Lighthizer unanimously approved by Senate panel

Lighthizer unanimously approved by Senate panel
© Greg Nash

The Senate Finance Committee on Tuesday unanimously approved Robert Lighthizer’s nomination to become the next U.S. trade representative as part of a bipartisan agreement to consider coal miners' benefits legislation.

The panel voted 26-0 to send Lighthizer’s long-delayed nomination to the Senate floor while also approving a congressional waiver on the same vote, after months in a holding pattern.

"I’m glad to see this matter is no longer standing in the way of the USTR nomination," Senate Finance Committee Chairman Orrin HatchOrrin Grant HatchTrump holds more Medal of Freedom ceremonies than predecessors but awards fewer medals Trump to award Medal of Freedom to former Attorney General Edwin Meese Trump to award racing legend Roger Penske with Presidential Medal of Freedom MORE (R-Utah) said during the brief session.

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Hatch and the committee's top Democrat, Sen. Ron WydenRonald (Ron) Lee WydenHouse passes bill taking aim at anonymous shell companies Senate Democrats to force vote Wednesday to overturn IRS rules on SALT deduction cap Hillicon Valley: Facebook removes Russian, Iranian accounts trying to interfere in 2020 | Zuckerberg on public relations blitz | Uncertainty over Huawei ban one month out MORE (Ore.) reached a deal on Monday that paved the way for expiring coal miners' benefits legislation Democrats had insisted be moved along with the Lighthizer nomination.

Sen. Rob PortmanRobert (Rob) Jones PortmanRural broadband in jeopardy unless Congress fixes taxing problem Overnight Defense — Presented by Boeing — Pence says Turkey agrees to ceasefire | Senators vow to move forward with Turkey sanctions | Mulvaney walks back comments tying Ukraine aid to 2016 probe On The Money: Senate fails to override Trump veto over border emergency | Trump resort to host G-7 next year | Senators to push Turkey sanctions despite ceasefire | McConnell tees up funding votes MORE (R-Ohio) was one of several senators from both sides of the aisle to underscore the urgency of both approving Lighthizer's nomination as well as moving forward on the coal miners legislation before the benefits expire for more than 22,000 retired workers at the end of April.

Democrats insisted on the waiver for Lighthizer and urged Hatch to move the coal miners bill before the end of the month.

Wyden said that the mine workers measure should be added to a continuing resolution that Congress must pass before the end of the week to avoid a government shutdown.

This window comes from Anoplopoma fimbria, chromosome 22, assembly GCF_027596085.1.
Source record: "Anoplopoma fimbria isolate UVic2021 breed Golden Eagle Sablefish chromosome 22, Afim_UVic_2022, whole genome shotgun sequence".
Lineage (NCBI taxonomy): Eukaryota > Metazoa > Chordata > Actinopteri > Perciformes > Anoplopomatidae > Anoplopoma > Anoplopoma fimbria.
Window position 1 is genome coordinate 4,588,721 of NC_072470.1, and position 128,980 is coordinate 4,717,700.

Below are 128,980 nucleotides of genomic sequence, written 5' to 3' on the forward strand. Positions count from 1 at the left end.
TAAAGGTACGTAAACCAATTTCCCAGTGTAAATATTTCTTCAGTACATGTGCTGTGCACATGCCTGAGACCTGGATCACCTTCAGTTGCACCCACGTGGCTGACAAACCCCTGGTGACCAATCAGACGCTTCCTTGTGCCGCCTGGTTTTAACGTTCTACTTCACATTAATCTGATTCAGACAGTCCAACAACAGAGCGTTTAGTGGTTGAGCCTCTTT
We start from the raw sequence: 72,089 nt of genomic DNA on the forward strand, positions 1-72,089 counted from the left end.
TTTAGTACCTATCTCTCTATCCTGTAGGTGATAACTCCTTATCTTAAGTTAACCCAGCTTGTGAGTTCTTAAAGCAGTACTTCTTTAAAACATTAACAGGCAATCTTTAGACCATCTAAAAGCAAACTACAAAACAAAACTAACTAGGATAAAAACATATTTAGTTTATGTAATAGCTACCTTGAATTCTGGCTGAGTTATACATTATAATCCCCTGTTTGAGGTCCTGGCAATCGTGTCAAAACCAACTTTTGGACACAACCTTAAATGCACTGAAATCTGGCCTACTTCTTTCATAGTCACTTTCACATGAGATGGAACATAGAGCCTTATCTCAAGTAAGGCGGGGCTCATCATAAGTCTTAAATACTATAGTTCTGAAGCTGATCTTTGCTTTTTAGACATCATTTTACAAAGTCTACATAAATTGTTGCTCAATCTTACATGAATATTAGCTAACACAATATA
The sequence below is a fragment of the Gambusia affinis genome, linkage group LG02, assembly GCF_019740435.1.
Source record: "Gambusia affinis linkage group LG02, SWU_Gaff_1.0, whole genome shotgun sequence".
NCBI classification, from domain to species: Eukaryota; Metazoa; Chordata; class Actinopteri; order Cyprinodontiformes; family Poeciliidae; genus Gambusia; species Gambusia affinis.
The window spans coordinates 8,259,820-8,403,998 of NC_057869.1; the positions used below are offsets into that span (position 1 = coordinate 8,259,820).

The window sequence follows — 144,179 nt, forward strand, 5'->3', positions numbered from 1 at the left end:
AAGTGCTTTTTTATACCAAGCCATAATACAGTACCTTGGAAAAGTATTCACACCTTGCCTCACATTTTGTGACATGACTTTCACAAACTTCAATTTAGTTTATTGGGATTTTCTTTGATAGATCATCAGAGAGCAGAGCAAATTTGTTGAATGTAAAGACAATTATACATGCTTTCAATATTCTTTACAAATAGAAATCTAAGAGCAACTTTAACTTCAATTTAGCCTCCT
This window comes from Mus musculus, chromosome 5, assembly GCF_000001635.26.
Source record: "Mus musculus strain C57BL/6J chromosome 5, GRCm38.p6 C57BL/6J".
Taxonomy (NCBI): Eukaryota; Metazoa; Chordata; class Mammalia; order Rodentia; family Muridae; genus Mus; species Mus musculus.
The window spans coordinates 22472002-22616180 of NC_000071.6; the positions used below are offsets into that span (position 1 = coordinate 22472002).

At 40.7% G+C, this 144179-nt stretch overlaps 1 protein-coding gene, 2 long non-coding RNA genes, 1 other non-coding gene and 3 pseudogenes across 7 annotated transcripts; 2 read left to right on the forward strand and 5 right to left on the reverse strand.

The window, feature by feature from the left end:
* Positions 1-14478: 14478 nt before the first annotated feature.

Sen. Joe ManchinJoseph (Joe) ManchinOvernight Energy: Perry to step down as Energy secretary | Future of big-game hunting council up in the air | Dems lose vote against EPA power plant rule Senate Dems lose forced vote against EPA power plant rule Schumer seeks focus on health care amid impeachment fever MORE (D-W.Va.) who has led the charge on the coal miners legislation, thanked the committee for agreeing to consider the bill, which had previously been easily approved by the panel last year.

Manchin said he doesn’t oppose Lighthizer but noted the importance of the government keeping its promise to provide permanent benefits for retired miners.

“The is going to be something we can resolve and everyone will walk away happy,” he told the committee.

Hatch has expressed frustration with Democrats' demand that the coal miners bill be attached to a waiver for Lighthizer.

Despite the bipartisan agreement, Hatch reiterated that he doesn’t believe Lighthizer needs a wavier for his trade work with foreign governments in the 1980s and 1990s.

“It’s not clear that this waiver is legally necessary,” Hatch said.

“However, this is not the first time the committee or the Senate has worked constructively to pass a waiver, even when there was not a consensus agreement on the need for the waiver,” Hatch said.

Hatch and Wyden each said that while they expect to get Lighthizer into place soon, there are still a slew of open trade jobs that need filling, including three deputy trade representatives and chief agriculture and intellectual property negotiators.